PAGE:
Then I got married myself. The person who sewed for me at that time had a baby due the week of my wedding! It was kind of hectic.  I made my gown and veil, my Mother`s Dress, six Bridesmaid’s dresses, the groom`s bow tie and bund ( It’s gotta match!) Also four people`s dresses for the Rehearsal Dinner. I was still sewing the morning of my wedding.

Everybody knows that love and marriage lead to the baby carriage, so after seven and a half years, I closed my shop to be a stay at home mom to two kids. A few years ago, I got divorced, downsized and started to make dresses again. I really enjoy being a part of someone`s Special Event. I tell the girl to enjoy the whole process, not just the one day event.

Join us for the Design and Creation of Textiles and Clothing with Fashion Designer Kitty Sondern Snyder Tuesday, October 21 Reception: 5:30 p.m.; Presentation at 6:30 p.m. | Free

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The Community Curator Program of Kansas City Museum

The Community Curator program of Kansas City Museum invites historians and history educators to share their perspectives on artifacts they choose from the Museum collection. This provides fresh insight about artifacts and collections of Kansas City Museum and Union Station, and welcomes diverse input from the Kansas City history community.

Design and Creation of Textiles and Clothing
with Fashion Designer Kitty Sondern Snyder
Tuesday, October 21

Reception: 5:30 p.m.; Presentation at 6:30 p.m. | Free








Guests will be able to tour the Dressing Up in Kansas City exhibition in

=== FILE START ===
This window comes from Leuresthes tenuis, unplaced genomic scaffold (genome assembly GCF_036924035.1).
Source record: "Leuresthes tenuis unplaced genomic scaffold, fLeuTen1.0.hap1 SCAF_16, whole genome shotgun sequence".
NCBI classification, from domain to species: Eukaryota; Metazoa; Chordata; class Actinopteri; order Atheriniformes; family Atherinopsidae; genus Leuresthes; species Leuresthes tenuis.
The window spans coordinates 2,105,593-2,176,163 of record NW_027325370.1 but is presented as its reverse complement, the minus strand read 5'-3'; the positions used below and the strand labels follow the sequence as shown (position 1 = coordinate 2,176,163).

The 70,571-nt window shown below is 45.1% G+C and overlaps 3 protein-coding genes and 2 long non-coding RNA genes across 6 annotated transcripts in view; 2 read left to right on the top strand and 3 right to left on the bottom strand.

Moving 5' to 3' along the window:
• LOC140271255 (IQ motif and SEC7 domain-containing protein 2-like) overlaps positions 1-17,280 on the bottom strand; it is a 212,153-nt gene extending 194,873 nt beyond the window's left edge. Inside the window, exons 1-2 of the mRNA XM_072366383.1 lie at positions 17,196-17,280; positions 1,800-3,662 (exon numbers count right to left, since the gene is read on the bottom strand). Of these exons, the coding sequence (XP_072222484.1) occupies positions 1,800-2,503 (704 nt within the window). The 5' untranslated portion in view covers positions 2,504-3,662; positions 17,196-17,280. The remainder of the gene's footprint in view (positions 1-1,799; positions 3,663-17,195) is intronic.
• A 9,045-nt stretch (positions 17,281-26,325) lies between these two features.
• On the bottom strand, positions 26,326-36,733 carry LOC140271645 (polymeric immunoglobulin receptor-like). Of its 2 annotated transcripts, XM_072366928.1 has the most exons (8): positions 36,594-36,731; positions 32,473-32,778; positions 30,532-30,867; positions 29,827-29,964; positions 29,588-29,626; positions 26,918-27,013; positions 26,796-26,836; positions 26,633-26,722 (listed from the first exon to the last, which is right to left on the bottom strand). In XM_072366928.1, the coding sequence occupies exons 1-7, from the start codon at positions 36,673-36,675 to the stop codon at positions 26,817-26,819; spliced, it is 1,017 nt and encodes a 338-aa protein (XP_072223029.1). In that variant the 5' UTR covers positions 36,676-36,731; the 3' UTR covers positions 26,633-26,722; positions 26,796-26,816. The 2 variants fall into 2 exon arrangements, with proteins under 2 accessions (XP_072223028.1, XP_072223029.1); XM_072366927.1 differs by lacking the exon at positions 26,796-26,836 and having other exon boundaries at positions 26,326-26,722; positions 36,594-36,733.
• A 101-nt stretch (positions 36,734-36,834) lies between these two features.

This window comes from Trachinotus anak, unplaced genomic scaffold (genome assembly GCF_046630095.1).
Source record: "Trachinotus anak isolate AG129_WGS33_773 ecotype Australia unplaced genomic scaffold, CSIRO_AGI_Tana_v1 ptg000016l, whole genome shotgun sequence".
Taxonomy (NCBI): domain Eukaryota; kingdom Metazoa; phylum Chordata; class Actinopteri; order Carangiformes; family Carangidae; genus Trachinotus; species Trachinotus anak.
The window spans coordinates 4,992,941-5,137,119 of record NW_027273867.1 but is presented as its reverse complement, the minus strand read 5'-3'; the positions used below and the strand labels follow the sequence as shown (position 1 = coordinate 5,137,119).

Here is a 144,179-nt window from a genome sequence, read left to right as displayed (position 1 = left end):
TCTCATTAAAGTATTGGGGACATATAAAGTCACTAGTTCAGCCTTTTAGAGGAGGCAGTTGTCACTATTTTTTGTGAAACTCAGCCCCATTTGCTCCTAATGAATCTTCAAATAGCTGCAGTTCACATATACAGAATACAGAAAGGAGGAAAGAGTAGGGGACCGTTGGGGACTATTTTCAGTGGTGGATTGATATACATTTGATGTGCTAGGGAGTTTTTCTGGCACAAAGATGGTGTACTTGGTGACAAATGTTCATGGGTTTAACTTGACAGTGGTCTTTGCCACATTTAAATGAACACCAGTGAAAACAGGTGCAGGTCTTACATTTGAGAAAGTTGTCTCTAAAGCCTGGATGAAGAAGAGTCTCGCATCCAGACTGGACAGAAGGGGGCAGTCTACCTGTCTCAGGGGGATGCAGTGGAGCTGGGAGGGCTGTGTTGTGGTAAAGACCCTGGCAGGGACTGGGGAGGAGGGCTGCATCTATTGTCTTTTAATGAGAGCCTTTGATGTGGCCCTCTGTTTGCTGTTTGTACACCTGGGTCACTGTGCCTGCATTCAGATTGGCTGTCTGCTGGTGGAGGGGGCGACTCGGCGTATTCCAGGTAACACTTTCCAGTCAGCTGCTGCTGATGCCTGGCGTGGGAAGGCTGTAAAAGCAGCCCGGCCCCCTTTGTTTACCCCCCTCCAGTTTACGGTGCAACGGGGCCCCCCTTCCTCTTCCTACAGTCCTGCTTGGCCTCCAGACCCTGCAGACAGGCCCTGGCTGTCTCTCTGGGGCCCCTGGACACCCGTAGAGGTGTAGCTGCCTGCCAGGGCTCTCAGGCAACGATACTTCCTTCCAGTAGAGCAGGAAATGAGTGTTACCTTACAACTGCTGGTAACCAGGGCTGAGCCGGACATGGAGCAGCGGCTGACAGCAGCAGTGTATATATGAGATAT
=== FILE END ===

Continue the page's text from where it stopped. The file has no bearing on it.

Corinthian Hall prior to the presentation.

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Kansas City Jazz Orchestra Friday October 3rd KCJO at 8pm

Friday, October 3, 2014 – 8 PM

Kansas City Jazz Orchestra Hal Melia will take the audience on a “swinging musical journey” featuring the unforgettable music of Count Basie, Jay McShann, Benny Goodman, Fletcher Henderson, Tommy Dorsey (and many others) in the Big Band Era.

Purchase your tickets Today!  Visit http://www.kcjazzorchestra.org/ for all of the greatest jazz events in the Kansas City area.

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Singer Patti Austin Joins Kansas City Chorale for Oct. 15 Show

Singer Patti Austin. Photo by Rodney Barnes.

Singer Patti Austin. Photo by Rodney Barnes.

Conductor Charles Bruffy and the Kansas City Chorale welcome singer Patti Austin to perform as part of the vocal organization’s opening show at the Folly Theater.

Austin is a  GRAMMY winner who has become one of the world’s most popular and versatile vocalists. She joins the GRAMMY-winning Chorale for an evening of R&B, pop, jazz and more. The concert starts at 7 p.m. Oct. 15.

Austin has an illustrious career that has spanned more than five decades. Her first GRAMMY Award came in 2008 for Best Jazz Vocal Album for  Avant Gershwin at the 50th annual Grammy Awards. The award came for her ninth nomination in that category. She continues to record and perform.

The Kansas City Chorale already has more than three decades under its collective belt and Bruffy is moving toward his third decade as director. In previous interviews, he says “Whatever we do, if it’s recording Russian pieces or American works, we do our best to yield our voices to that specific sonority. The idea is to always create as refined an art as we possibly can. …”

Tickets for the event can be purchased at the Central Ticket office of by calling 816-235-6222.

After this season opener, the Kansas City Chorale will turn toward Christmas with Wintersong Dec. 11 at Rozzelle Court at the Nelson-Atkins Museum of Art; Classical Christmas Dec. 12 and 13; and a Youth Christmas Concert at 2 p.m. Dec. 13.

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3 Days Until One O’Clock Jump KCJO

The KCJO and guest artist Hal Melia will take the audience  on a “swinging musical journey” featuring the unforgettable music of Count Basie, Jay McShann, Benny Goodman, Fletcher Henderson, Tommy Dorsey (and many others) through the “heyday” of the big band era.

Friday, October 3, 2014 – 8 PM in Helzberg Hall for the “One O’Clock Jump” — Purchase your tickets Today!  Visit http://www.kcjazzorchestra.org/ for all of the greatest jazz events in the Kansas City area.